Robert Randolph, Rhythm n Blooms, Knoxville, April 2016
You may have seen this reported in Compass (subscribe if you haven’t), or elsewhere, but because it is significant news for downtown, I wanted to mention it in this space: At least a temporary end has been declared for the Rhythm N’ Blooms Music Festival.
Last Friday afternoon, Dogwood Arts issued a statement regarding the Rhythm N’ Blooms Festival. It contained what seemed to be the inevitable news that the festival will not take place next spring. Their board voted to “postpone the Rhythm N’ Blooms Music Festival indefinitely”. Their statement confirmed that the current litigation effectively prevents either party from confidently forging contracts with artists at this time. Even if all legal matters were cleared today, it would likely be difficult to start booking talent in November for the spring event.
The statement from Dogwood Arts said this would free resources to “focus on additional music programming that aligns with our mission of promoting and celebrating the talent of our region.” How they might do that remained unspecified, but it would seem that, in the interim, they may have in mind a smaller version of the festival featuring more local and regional artists. They made it clear that this does not impact their other annual events such as the Home and Garden Show, Chalk Walk, and the Dogwood Arts Festival.
Chyna Brackeen, of Attack Monkey Productions responded, “Over the past ten years, I have poured my heart and soul into building Rhythm N’ Blooms into a tremendously successful event. I am disappointed to learn about Dogwood’s unilateral decision to postpone the festival indefinitely. I remain committed to producing meaningful events and introducing music that matters to the people of Knoxville.”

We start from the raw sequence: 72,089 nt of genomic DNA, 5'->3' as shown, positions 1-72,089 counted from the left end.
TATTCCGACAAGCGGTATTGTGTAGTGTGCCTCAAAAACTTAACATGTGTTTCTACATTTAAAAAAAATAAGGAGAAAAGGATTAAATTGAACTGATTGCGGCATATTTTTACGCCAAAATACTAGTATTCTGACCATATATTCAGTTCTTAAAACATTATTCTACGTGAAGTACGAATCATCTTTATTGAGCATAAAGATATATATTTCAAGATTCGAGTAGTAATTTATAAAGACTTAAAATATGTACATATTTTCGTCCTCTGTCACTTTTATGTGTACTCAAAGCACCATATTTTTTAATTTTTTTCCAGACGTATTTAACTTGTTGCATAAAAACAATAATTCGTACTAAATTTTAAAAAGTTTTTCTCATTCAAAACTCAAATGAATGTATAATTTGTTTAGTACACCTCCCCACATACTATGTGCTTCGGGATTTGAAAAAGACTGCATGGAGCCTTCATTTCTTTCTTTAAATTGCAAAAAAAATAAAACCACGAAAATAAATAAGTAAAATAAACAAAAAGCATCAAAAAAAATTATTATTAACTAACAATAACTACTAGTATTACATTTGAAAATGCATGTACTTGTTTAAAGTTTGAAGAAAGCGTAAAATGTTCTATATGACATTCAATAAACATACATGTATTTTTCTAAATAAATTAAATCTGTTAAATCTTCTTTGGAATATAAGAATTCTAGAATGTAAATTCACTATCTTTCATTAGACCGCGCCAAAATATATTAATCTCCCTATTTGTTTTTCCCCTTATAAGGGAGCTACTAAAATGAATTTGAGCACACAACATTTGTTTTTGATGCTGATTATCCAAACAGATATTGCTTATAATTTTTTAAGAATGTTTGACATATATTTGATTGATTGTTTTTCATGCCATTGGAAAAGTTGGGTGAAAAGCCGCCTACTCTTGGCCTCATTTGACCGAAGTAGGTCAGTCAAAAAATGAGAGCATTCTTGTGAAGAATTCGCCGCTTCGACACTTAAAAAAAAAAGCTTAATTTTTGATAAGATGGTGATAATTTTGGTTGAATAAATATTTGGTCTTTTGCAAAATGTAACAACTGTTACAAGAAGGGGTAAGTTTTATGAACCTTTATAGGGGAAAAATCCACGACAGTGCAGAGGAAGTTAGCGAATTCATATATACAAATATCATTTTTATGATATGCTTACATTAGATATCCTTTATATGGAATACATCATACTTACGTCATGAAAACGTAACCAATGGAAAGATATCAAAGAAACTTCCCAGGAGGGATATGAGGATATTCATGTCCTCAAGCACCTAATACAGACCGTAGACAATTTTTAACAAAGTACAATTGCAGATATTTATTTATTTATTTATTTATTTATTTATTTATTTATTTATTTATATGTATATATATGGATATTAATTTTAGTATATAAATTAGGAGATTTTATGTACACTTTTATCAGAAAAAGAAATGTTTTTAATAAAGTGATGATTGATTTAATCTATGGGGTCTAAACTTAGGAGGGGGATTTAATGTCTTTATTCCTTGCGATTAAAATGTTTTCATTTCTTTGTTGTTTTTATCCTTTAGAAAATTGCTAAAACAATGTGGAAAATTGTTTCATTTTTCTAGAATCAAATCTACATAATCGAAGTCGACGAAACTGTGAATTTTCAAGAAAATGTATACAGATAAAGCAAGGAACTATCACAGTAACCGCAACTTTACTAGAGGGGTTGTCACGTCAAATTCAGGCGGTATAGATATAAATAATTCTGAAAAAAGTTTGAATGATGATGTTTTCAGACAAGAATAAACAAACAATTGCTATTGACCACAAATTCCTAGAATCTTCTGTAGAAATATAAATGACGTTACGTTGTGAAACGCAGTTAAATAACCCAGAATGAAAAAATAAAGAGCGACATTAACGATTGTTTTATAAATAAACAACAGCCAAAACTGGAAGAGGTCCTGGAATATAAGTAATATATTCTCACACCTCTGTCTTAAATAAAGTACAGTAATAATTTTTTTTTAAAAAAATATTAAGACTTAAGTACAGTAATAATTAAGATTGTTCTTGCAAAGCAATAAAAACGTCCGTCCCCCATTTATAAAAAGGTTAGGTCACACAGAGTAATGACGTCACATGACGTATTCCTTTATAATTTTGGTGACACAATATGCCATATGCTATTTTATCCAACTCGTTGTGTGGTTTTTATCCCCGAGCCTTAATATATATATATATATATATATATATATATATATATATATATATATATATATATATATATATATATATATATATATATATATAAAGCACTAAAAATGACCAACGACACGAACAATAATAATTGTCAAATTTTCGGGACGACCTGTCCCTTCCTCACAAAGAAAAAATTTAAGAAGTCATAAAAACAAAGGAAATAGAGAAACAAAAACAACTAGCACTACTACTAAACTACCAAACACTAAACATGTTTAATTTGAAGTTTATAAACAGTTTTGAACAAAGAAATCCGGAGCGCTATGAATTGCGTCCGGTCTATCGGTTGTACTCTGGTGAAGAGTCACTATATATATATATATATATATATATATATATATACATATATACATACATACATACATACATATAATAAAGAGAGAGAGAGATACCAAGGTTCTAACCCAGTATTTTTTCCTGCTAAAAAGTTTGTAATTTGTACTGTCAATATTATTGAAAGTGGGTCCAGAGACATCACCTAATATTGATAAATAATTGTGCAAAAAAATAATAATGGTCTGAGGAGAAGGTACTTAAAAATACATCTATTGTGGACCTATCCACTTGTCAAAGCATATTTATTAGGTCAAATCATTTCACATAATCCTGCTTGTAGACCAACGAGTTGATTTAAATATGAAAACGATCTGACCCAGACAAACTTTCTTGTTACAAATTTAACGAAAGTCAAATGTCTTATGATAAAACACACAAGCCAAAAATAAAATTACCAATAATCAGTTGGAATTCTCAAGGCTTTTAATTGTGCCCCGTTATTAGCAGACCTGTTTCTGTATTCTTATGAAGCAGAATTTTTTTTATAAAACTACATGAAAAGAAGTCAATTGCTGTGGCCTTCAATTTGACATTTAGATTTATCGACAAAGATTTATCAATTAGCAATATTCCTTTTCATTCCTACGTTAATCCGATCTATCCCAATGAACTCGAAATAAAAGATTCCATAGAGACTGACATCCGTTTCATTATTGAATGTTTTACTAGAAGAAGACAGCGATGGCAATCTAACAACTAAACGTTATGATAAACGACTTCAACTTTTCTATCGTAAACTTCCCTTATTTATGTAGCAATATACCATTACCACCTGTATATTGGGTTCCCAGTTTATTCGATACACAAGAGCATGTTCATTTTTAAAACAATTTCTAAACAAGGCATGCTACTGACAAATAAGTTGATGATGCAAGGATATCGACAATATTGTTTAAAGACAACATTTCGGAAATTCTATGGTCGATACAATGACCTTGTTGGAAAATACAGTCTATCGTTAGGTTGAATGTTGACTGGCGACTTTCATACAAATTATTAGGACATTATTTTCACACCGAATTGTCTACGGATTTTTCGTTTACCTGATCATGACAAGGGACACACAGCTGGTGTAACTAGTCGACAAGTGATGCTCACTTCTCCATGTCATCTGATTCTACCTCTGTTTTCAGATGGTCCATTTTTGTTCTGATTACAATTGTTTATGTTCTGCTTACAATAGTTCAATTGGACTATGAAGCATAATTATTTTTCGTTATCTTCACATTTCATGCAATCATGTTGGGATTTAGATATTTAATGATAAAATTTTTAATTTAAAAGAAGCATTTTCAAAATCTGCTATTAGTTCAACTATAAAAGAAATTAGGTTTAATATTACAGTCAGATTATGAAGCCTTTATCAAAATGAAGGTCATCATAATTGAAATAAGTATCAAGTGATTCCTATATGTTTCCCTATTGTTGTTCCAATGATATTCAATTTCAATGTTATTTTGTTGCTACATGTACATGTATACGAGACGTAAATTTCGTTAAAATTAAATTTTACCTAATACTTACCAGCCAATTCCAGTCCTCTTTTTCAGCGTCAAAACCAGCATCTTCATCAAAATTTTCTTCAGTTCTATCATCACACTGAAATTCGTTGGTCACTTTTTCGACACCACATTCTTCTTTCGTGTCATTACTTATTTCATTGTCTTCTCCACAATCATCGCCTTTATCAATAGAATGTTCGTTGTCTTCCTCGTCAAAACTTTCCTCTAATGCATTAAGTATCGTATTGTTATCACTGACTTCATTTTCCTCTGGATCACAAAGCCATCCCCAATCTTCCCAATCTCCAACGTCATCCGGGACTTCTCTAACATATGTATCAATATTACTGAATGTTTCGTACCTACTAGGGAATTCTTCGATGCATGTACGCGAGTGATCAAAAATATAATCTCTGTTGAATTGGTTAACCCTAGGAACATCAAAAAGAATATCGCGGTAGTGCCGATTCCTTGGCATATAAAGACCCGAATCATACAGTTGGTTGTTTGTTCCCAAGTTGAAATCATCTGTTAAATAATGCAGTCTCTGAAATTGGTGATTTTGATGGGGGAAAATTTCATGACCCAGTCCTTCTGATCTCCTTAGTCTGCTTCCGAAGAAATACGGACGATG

That the festival’s future is clouded and doubtful is a disappointment to all of us who have enjoyed it for years. Through this festival I’ve discovered new artists to love and follow, have been thrilled to hear long-time favorites, and, more than anything, have enjoyed the friendly, Knoxville-centered vibe of the festival. It seems I see all of my favorite humans there.
Even though the potential end of Rhythm N’ Blooms is an entirely different beast, it reminds me of when Sundown in the City ended. I attended the vast majority of those shows, driving from my home out in west Knoxville for the first years, and later walking from my downtown home for the two final seasons. I understood the reasons Sundown ended and knew it had probably run its course. Nothing lasts forever. Still, it was one of the reasons I moved downtown, and I was very disappointed.
Now there doesn’t seem to be much of a void without Sundown. Other events have filled the schedule. There is still a lot of music, but there is a far richer and wider range of activities happening all around downtown, and Sundown has faded into a fond memory of another era. Perhaps the ending of Rhythm N’ Blooms will be the same. It’s unfortunate, but change is inevitable. We can hope it might re-emerge, but it may be time to move on and look forward to other exciting events that will, no doubt, emerge in its wake.